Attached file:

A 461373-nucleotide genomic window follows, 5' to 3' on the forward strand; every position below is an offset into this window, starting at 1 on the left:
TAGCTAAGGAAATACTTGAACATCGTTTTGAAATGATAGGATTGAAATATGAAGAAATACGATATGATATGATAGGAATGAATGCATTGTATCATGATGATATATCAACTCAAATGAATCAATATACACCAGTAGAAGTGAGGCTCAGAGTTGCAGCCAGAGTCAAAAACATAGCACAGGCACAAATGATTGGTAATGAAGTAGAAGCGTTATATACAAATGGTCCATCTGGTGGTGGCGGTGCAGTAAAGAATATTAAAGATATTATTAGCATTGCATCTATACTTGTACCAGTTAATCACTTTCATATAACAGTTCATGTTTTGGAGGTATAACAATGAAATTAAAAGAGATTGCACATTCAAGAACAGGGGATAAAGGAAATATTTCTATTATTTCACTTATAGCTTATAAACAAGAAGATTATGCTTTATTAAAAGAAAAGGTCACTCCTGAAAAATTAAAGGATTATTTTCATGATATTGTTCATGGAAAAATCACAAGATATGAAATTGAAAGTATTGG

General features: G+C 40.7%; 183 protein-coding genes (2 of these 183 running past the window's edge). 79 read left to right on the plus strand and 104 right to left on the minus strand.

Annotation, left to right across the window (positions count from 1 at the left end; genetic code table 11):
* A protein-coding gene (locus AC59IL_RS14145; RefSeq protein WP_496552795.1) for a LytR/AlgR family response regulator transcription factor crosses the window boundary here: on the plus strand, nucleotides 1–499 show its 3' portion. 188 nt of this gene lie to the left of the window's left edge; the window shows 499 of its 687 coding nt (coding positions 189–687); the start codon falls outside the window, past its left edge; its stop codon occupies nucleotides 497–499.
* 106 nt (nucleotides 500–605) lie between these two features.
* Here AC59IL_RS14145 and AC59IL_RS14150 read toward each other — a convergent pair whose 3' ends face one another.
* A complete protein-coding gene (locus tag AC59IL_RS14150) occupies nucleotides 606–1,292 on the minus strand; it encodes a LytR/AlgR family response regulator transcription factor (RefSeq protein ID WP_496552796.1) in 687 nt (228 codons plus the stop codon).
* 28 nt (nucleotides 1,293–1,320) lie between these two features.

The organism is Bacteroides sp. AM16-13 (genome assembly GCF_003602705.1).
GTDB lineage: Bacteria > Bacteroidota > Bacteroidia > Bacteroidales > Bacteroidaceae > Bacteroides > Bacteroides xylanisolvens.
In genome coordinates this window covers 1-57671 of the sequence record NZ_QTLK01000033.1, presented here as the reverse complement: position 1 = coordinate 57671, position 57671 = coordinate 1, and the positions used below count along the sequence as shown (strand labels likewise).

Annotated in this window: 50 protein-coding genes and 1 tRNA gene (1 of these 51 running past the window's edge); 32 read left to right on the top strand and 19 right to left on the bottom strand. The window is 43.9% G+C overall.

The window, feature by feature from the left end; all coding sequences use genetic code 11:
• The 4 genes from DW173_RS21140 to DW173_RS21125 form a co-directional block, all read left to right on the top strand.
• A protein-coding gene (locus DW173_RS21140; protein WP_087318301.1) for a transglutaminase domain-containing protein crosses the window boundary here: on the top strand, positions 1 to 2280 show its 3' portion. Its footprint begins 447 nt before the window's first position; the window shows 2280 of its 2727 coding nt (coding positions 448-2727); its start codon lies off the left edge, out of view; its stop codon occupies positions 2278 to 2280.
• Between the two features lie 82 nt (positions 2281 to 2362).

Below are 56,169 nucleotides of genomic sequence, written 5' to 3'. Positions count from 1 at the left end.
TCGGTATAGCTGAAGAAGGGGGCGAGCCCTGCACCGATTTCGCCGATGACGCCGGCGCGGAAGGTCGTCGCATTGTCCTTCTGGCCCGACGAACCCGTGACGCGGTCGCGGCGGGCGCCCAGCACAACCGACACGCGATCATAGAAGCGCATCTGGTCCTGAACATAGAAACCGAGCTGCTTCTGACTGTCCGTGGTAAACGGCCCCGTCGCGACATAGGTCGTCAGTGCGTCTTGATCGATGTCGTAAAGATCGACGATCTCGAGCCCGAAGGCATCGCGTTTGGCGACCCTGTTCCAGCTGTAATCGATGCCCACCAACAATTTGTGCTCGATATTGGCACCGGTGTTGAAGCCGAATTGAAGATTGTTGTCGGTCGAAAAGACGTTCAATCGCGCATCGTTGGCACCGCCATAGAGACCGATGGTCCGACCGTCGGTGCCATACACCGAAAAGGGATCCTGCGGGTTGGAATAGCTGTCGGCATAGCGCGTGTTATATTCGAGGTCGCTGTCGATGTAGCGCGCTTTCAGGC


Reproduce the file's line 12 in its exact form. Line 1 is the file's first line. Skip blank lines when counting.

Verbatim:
In genome coordinates this window covers 1-57671 of the sequence record NZ_QTLK01000033.1, presented here as the reverse complement: position 1 = coordinate 57671, position 57671 = coordinate 1, and the positions used below count along the sequence as shown (strand labels likewise).